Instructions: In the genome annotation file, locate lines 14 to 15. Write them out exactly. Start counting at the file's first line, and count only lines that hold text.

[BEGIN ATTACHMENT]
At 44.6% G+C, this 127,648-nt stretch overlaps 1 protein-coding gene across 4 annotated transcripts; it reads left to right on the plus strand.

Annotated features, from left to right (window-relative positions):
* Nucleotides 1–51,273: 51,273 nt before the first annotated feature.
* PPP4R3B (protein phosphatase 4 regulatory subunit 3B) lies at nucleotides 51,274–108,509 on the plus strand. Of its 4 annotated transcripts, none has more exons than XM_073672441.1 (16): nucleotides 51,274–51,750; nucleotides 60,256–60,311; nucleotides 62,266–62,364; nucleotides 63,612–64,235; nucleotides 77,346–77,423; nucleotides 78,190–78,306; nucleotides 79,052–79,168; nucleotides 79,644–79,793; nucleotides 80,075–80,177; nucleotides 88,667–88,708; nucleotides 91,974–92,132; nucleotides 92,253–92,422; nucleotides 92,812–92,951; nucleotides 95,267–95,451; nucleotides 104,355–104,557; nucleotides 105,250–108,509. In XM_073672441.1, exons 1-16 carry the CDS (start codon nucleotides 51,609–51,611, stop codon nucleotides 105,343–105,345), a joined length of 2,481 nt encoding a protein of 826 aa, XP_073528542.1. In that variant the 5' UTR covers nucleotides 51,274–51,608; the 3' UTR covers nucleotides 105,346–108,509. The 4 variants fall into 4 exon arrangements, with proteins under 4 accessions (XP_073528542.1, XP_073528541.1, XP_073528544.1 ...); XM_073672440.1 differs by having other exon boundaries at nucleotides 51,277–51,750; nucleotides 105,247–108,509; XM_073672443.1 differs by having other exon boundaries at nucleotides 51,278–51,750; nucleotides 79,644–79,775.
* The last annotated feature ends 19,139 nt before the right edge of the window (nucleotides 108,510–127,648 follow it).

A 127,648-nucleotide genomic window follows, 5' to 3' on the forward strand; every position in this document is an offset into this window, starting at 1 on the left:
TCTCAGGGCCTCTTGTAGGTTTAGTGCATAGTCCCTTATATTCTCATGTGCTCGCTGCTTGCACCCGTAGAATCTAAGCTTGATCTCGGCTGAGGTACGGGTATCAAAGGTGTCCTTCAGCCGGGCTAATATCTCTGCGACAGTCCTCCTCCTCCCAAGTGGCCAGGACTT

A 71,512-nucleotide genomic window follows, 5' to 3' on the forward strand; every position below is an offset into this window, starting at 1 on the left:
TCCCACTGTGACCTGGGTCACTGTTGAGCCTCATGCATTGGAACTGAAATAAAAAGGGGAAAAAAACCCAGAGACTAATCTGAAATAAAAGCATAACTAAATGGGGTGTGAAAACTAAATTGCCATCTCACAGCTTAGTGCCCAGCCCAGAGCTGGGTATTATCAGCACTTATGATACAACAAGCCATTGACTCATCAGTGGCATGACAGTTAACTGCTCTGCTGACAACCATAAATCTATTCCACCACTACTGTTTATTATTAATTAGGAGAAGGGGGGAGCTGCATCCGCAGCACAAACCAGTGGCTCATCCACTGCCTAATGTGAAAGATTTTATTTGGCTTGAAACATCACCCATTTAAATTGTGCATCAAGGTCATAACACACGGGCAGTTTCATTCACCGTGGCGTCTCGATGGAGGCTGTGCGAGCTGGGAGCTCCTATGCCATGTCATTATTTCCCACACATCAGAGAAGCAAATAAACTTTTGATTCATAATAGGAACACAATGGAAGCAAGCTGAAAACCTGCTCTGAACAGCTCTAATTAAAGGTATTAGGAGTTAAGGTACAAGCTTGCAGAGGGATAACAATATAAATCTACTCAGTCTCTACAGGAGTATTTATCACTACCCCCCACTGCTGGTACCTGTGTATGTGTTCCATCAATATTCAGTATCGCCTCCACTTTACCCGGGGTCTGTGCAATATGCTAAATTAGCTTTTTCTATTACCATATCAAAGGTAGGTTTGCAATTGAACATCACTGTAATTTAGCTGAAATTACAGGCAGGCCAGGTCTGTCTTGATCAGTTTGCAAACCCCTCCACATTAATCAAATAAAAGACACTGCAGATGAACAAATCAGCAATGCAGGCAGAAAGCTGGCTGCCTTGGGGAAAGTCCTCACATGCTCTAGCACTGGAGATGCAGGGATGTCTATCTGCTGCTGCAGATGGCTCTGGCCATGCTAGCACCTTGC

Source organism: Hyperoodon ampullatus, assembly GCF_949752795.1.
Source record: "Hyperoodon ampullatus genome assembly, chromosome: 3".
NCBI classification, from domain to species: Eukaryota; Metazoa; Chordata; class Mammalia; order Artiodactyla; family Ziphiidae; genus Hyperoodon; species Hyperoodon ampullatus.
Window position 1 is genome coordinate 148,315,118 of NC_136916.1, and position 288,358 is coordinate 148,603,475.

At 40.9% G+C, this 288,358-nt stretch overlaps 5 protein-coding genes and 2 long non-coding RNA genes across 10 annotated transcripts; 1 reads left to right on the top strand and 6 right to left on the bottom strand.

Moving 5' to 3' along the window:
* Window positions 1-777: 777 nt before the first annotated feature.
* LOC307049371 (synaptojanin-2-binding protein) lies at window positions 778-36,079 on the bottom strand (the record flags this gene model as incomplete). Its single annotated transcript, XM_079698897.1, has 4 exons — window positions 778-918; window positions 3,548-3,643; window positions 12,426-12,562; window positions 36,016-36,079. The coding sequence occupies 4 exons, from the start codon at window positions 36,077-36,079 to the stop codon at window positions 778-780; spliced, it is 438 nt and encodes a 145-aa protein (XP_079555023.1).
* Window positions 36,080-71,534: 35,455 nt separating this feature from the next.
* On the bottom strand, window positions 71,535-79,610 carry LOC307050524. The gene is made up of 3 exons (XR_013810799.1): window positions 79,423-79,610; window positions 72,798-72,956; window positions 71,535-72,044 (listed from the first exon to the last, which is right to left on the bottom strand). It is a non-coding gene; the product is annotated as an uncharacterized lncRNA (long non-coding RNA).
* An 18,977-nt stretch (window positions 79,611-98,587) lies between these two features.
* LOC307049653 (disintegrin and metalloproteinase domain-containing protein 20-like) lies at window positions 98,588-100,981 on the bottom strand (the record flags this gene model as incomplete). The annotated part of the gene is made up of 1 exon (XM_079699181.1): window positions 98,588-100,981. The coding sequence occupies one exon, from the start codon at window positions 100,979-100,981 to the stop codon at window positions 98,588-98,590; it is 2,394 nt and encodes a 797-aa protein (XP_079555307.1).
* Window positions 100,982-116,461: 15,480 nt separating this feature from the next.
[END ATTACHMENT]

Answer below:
At 40.9% G+C, this 288,358-nt stretch overlaps 5 protein-coding genes and 2 long non-coding RNA genes across 10 annotated transcripts; 1 reads left to right on the top strand and 6 right to left on the bottom strand.

Moving 5' to 3' along the window: